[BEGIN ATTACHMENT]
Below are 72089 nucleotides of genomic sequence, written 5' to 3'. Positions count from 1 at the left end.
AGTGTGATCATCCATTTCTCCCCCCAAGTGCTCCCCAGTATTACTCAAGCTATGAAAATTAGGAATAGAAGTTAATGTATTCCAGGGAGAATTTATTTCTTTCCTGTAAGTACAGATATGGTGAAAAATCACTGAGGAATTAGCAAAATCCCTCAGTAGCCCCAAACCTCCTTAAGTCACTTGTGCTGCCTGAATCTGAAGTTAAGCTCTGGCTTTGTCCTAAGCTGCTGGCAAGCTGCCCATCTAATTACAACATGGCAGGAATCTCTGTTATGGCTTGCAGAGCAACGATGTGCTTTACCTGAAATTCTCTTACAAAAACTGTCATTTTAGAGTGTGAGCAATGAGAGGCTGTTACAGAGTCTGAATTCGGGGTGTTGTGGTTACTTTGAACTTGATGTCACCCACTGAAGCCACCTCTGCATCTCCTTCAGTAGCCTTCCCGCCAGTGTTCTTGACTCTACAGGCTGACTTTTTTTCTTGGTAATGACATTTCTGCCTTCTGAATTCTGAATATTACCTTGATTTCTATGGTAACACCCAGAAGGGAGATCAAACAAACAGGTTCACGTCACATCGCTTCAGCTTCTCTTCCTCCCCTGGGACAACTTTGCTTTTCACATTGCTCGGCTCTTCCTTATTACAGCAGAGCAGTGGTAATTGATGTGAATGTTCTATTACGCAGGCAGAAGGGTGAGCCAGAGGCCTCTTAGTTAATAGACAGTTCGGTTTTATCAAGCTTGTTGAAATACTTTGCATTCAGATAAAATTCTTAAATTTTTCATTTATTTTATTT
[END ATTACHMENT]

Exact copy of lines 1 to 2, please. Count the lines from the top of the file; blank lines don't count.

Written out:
Below are 72089 nucleotides of genomic sequence, written 5' to 3'. Positions count from 1 at the left end.
AGTGTGATCATCCATTTCTCCCCCCAAGTGCTCCCCAGTATTACTCAAGCTATGAAAATTAGGAATAGAAGTTAATGTATTCCAGGGAGAATTTATTTCTTTCCTGTAAGTACAGATATGGTGAAAAATCACTGAGGAATTAGCAAAATCCCTCAGTAGCCCCAAACCTCCTTAAGTCACTTGTGCTGCCTGAATCTGAAGTTAAGCTCTGGCTTTGTCCTAAGCTGCTGGCAAGCTGCCCATCTAATTACAACATGGCAGGAATCTCTGTTATGGCTTGCAGAGCAACGATGTGCTTTACCTGAAATTCTCTTACAAAAACTGTCATTTTAGAGTGTGAGCAATGAGAGGCTGTTACAGAGTCTGAATTCGGGGTGTTGTGGTTACTTTGAACTTGATGTCACCCACTGAAGCCACCTCTGCATCTCCTTCAGTAGCCTTCCCGCCAGTGTTCTTGACTCTACAGGCTGACTTTTTTTCTTGGTAATGACATTTCTGCCTTCTGAATTCTGAATATTACCTTGATTTCTATGGTAACACCCAGAAGGGAGATCAAACAAACAGGTTCACGTCACATCGCTTCAGCTTCTCTTCCTCCCCTGGGACAACTTTGCTTTTCACATTGCTCGGCTCTTCCTTATTACAGCAGAGCAGTGGTAATTGATGTGAATGTTCTATTACGCAGGCAGAAGGGTGAGCCAGAGGCCTCTTAGTTAATAGACAGTTCGGTTTTATCAAGCTTGTTGAAATACTTTGCATTCAGATAAAATTCTTAAATTTTTCATTTATTTTATTT